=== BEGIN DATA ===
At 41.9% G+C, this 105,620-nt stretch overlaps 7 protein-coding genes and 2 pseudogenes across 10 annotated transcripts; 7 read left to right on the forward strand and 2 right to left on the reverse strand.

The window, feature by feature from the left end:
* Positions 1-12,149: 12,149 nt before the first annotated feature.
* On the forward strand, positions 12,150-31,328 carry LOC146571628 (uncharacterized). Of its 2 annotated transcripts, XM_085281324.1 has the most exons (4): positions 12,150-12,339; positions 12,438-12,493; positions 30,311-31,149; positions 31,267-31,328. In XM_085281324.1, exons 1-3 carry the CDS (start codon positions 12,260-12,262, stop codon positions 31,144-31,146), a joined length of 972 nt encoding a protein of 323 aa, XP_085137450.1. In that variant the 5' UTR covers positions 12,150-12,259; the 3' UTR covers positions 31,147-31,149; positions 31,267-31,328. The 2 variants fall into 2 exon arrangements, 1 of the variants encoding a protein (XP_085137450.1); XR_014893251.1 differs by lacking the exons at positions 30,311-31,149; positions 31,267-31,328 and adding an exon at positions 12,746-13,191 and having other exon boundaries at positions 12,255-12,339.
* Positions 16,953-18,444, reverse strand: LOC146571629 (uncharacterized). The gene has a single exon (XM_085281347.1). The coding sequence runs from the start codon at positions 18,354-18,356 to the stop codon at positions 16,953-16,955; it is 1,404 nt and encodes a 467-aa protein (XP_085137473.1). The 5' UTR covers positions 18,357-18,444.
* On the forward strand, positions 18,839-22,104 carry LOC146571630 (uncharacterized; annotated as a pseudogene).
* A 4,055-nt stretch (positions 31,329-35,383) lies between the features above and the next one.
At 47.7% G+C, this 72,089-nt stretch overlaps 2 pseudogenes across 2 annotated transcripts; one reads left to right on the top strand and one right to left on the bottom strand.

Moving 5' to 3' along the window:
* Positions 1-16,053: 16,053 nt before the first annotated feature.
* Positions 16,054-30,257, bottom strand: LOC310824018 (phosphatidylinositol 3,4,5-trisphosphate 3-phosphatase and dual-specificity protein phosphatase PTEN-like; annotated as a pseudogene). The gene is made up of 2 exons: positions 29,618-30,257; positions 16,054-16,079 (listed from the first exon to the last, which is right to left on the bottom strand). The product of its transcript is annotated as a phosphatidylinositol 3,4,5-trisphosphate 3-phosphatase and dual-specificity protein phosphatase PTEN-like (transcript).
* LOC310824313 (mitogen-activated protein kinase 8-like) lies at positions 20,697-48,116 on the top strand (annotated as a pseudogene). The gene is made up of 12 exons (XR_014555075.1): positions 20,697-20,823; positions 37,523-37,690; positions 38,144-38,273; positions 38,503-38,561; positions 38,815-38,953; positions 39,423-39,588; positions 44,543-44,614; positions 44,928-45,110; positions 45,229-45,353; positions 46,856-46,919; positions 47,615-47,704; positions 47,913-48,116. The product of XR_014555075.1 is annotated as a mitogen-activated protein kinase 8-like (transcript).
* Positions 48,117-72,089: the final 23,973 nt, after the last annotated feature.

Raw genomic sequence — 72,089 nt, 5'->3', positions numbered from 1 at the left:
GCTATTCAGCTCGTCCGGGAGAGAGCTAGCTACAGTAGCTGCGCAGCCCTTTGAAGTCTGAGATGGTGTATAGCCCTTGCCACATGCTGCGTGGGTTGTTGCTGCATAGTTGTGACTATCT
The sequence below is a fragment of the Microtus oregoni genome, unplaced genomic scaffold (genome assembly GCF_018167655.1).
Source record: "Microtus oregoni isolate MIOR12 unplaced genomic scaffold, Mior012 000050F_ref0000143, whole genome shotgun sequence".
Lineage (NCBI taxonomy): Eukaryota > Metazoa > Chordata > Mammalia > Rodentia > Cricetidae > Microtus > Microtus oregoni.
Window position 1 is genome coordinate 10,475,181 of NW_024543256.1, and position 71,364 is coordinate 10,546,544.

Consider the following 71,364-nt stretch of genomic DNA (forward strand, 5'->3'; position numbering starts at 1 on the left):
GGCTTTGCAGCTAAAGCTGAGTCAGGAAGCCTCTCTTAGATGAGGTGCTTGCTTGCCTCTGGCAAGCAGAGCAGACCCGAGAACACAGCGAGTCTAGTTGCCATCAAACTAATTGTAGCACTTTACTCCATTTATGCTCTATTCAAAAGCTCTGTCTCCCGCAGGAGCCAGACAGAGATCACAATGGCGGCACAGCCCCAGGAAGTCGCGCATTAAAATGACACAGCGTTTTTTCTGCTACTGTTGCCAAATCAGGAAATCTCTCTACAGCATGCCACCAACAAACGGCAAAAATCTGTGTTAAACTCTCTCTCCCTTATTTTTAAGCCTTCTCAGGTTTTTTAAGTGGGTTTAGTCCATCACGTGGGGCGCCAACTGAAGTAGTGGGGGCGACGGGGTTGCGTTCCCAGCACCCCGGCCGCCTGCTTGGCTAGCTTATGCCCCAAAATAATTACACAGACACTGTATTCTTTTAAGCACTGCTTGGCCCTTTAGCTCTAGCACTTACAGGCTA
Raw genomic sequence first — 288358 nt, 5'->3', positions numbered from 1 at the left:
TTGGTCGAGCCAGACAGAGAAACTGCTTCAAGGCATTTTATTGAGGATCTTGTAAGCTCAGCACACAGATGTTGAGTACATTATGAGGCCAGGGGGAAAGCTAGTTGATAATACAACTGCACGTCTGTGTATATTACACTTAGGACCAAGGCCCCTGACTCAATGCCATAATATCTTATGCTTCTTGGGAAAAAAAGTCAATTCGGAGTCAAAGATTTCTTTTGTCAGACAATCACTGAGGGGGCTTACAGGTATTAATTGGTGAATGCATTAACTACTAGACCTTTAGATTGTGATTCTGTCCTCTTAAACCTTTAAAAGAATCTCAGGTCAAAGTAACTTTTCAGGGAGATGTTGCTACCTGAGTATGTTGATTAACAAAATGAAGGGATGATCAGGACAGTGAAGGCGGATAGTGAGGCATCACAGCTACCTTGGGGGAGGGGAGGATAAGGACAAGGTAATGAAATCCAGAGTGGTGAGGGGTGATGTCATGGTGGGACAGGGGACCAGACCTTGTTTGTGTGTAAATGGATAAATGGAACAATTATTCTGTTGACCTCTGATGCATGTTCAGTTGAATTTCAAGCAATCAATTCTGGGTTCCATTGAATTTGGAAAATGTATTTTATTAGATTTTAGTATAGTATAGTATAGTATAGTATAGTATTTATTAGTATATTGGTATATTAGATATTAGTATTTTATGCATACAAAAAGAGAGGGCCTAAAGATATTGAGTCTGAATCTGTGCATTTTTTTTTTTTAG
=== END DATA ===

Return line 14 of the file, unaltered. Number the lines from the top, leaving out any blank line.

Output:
Raw genomic sequence — 72,089 nt, 5'->3', positions numbered from 1 at the left: